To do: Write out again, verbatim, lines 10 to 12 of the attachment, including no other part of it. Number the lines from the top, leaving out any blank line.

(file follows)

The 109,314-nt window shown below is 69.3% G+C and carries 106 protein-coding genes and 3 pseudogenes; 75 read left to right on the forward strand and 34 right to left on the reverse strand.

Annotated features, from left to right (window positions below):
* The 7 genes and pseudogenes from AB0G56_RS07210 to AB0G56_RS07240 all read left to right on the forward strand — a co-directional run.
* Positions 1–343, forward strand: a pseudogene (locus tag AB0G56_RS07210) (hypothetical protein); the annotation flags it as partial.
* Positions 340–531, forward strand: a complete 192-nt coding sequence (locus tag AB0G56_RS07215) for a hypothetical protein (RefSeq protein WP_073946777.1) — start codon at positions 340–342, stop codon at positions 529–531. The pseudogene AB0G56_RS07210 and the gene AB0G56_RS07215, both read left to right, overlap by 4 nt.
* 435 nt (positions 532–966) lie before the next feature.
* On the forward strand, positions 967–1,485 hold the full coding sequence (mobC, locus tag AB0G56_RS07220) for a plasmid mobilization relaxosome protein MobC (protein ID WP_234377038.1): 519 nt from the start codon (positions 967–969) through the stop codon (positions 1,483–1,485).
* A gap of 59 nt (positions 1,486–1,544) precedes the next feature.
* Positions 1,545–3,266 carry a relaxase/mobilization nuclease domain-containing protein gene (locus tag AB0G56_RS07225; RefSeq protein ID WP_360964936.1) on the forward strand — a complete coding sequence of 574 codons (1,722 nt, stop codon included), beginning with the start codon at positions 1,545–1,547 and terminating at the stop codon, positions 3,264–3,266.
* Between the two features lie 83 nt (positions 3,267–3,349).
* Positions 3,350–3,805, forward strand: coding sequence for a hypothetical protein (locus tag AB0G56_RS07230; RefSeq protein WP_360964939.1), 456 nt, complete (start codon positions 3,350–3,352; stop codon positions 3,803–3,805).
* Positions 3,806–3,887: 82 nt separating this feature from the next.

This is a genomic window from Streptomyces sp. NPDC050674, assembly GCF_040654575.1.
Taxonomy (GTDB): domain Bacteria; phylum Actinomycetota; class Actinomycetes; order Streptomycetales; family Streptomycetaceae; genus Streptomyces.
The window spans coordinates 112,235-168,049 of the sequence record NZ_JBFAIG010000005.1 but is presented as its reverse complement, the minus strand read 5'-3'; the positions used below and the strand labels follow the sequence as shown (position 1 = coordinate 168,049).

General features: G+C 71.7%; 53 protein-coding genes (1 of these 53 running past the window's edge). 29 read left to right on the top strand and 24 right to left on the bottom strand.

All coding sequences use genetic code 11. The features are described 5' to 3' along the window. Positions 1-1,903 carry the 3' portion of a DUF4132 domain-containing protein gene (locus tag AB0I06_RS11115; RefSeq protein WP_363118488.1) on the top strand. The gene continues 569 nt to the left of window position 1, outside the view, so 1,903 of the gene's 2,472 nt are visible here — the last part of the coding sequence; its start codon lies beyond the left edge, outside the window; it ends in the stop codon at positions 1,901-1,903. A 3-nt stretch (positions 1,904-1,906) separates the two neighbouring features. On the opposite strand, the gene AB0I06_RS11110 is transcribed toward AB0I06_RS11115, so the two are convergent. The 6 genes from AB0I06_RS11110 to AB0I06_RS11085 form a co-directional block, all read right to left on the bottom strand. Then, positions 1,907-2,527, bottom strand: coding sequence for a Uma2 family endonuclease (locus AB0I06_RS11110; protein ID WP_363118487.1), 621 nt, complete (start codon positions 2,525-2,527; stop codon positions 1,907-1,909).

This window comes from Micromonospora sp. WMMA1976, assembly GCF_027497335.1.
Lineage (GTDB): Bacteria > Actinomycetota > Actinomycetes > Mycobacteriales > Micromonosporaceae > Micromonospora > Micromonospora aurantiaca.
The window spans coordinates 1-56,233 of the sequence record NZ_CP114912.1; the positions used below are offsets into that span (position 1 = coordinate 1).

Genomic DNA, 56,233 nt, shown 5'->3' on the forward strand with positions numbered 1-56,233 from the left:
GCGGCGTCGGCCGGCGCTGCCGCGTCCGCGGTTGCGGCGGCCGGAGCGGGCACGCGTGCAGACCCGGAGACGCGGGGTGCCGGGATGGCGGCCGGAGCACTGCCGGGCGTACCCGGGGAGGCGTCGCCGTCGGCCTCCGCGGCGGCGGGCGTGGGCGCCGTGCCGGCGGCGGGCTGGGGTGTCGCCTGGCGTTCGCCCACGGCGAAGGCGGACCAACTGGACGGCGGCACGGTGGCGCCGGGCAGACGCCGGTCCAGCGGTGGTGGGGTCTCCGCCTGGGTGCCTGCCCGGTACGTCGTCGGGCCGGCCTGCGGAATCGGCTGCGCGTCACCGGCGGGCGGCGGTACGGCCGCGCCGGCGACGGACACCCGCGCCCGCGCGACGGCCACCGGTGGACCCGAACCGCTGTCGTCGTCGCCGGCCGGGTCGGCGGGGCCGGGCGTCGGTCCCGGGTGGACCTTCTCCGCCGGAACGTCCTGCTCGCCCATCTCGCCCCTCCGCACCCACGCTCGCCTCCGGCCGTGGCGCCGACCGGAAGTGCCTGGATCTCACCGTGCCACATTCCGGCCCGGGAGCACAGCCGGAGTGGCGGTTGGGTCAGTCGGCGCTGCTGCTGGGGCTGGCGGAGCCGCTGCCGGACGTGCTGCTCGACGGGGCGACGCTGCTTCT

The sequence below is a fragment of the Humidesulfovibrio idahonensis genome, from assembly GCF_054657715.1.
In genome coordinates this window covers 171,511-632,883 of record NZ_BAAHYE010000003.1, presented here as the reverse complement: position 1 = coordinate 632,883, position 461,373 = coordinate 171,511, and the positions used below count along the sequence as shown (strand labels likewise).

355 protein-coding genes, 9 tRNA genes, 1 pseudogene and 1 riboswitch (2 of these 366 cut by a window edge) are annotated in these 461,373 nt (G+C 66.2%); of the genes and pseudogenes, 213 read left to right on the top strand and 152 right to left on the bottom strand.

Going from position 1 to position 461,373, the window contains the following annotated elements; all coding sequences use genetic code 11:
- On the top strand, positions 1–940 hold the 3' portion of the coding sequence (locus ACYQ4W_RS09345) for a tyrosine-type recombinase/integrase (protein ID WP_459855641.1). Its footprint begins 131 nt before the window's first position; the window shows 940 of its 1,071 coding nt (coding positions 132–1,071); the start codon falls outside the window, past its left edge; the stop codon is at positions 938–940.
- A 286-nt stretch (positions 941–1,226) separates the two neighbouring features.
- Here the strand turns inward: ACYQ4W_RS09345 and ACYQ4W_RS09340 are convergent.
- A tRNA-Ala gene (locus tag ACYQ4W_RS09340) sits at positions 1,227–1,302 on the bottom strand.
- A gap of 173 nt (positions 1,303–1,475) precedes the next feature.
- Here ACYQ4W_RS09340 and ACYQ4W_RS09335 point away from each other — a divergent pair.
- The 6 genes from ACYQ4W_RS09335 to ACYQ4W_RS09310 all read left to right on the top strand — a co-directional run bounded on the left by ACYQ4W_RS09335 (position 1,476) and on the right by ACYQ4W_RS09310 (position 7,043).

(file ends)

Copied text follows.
* Between the two features lie 83 nt (positions 3,267–3,349).
* Positions 3,350–3,805, forward strand: coding sequence for a hypothetical protein (locus tag AB0G56_RS07230; RefSeq protein WP_360964939.1), 456 nt, complete (start codon positions 3,350–3,352; stop codon positions 3,803–3,805).
* Positions 3,806–3,887: 82 nt separating this feature from the next.